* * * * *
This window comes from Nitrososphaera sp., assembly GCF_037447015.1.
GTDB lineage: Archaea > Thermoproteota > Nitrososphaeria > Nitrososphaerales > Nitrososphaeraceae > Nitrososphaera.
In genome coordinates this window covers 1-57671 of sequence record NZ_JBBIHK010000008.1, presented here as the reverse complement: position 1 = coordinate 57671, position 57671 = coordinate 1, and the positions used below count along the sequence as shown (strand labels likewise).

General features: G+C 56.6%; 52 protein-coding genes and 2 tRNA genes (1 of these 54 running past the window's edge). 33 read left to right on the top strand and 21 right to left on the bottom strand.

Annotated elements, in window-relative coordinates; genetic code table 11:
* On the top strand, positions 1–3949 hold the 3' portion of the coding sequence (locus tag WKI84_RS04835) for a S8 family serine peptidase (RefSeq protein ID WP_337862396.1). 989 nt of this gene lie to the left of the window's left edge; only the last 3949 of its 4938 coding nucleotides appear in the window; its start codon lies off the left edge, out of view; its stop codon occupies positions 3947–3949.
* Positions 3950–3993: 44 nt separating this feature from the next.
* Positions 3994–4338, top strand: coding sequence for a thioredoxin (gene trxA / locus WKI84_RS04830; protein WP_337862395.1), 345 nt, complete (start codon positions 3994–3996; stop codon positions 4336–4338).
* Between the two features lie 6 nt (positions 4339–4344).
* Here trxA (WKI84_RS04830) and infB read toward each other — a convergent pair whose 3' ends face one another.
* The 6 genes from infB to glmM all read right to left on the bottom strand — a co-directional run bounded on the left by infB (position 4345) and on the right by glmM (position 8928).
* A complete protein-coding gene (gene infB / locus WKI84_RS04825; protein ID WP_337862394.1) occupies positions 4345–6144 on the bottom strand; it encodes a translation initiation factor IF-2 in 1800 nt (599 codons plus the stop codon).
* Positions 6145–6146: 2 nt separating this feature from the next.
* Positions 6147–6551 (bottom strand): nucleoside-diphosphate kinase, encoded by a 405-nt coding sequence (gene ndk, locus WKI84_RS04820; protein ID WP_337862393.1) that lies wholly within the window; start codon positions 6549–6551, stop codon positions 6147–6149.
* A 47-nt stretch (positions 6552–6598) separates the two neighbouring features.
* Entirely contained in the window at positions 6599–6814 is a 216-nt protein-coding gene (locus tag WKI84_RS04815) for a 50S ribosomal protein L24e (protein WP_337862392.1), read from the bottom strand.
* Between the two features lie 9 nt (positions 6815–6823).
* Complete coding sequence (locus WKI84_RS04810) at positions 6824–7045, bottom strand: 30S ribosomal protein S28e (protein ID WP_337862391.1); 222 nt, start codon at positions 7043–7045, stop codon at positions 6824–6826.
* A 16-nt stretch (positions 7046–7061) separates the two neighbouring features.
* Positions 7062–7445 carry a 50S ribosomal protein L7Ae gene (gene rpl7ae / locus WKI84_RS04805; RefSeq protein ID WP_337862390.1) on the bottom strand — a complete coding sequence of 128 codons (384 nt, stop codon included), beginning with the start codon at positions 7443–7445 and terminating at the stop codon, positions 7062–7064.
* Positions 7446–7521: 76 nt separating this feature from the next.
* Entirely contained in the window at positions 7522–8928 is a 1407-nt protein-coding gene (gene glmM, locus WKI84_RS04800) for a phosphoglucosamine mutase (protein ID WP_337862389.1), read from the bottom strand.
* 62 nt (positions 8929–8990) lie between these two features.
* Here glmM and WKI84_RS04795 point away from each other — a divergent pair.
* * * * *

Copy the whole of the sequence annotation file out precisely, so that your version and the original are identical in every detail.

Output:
This window comes from Nitrososphaera sp., assembly GCF_037447015.1.
GTDB lineage: Archaea > Thermoproteota > Nitrososphaeria > Nitrososphaerales > Nitrososphaeraceae > Nitrososphaera.
In genome coordinates this window covers 1-57671 of sequence record NZ_JBBIHK010000008.1, presented here as the reverse complement: position 1 = coordinate 57671, position 57671 = coordinate 1, and the positions used below count along the sequence as shown (strand labels likewise).

General features: G+C 56.6%; 52 protein-coding genes and 2 tRNA genes (1 of these 54 running past the window's edge). 33 read left to right on the top strand and 21 right to left on the bottom strand.

Annotated elements, in window-relative coordinates; genetic code table 11:
* On the top strand, positions 1–3949 hold the 3' portion of the coding sequence (locus tag WKI84_RS04835) for a S8 family serine peptidase (RefSeq protein ID WP_337862396.1). 989 nt of this gene lie to the left of the window's left edge; only the last 3949 of its 4938 coding nucleotides appear in the window; its start codon lies off the left edge, out of view; its stop codon occupies positions 3947–3949.
* Positions 3950–3993: 44 nt separating this feature from the next.
* Positions 3994–4338, top strand: coding sequence for a thioredoxin (gene trxA / locus WKI84_RS04830; protein WP_337862395.1), 345 nt, complete (start codon positions 3994–3996; stop codon positions 4336–4338).
* Between the two features lie 6 nt (positions 4339–4344).
* Here trxA (WKI84_RS04830) and infB read toward each other — a convergent pair whose 3' ends face one another.
* The 6 genes from infB to glmM all read right to left on the bottom strand — a co-directional run bounded on the left by infB (position 4345) and on the right by glmM (position 8928).
* A complete protein-coding gene (gene infB / locus WKI84_RS04825; protein ID WP_337862394.1) occupies positions 4345–6144 on the bottom strand; it encodes a translation initiation factor IF-2 in 1800 nt (599 codons plus the stop codon).
* Positions 6145–6146: 2 nt separating this feature from the next.
* Positions 6147–6551 (bottom strand): nucleoside-diphosphate kinase, encoded by a 405-nt coding sequence (gene ndk, locus WKI84_RS04820; protein ID WP_337862393.1) that lies wholly within the window; start codon positions 6549–6551, stop codon positions 6147–6149.
* A 47-nt stretch (positions 6552–6598) separates the two neighbouring features.
* Entirely contained in the window at positions 6599–6814 is a 216-nt protein-coding gene (locus tag WKI84_RS04815) for a 50S ribosomal protein L24e (protein WP_337862392.1), read from the bottom strand.
* Between the two features lie 9 nt (positions 6815–6823).
* Complete coding sequence (locus WKI84_RS04810) at positions 6824–7045, bottom strand: 30S ribosomal protein S28e (protein ID WP_337862391.1); 222 nt, start codon at positions 7043–7045, stop codon at positions 6824–6826.
* A 16-nt stretch (positions 7046–7061) separates the two neighbouring features.
* Positions 7062–7445 carry a 50S ribosomal protein L7Ae gene (gene rpl7ae / locus WKI84_RS04805; RefSeq protein ID WP_337862390.1) on the bottom strand — a complete coding sequence of 128 codons (384 nt, stop codon included), beginning with the start codon at positions 7443–7445 and terminating at the stop codon, positions 7062–7064.
* Positions 7446–7521: 76 nt separating this feature from the next.
* Entirely contained in the window at positions 7522–8928 is a 1407-nt protein-coding gene (gene glmM, locus WKI84_RS04800) for a phosphoglucosamine mutase (protein ID WP_337862389.1), read from the bottom strand.
* 62 nt (positions 8929–8990) lie between these two features.
* Here glmM and WKI84_RS04795 point away from each other — a divergent pair.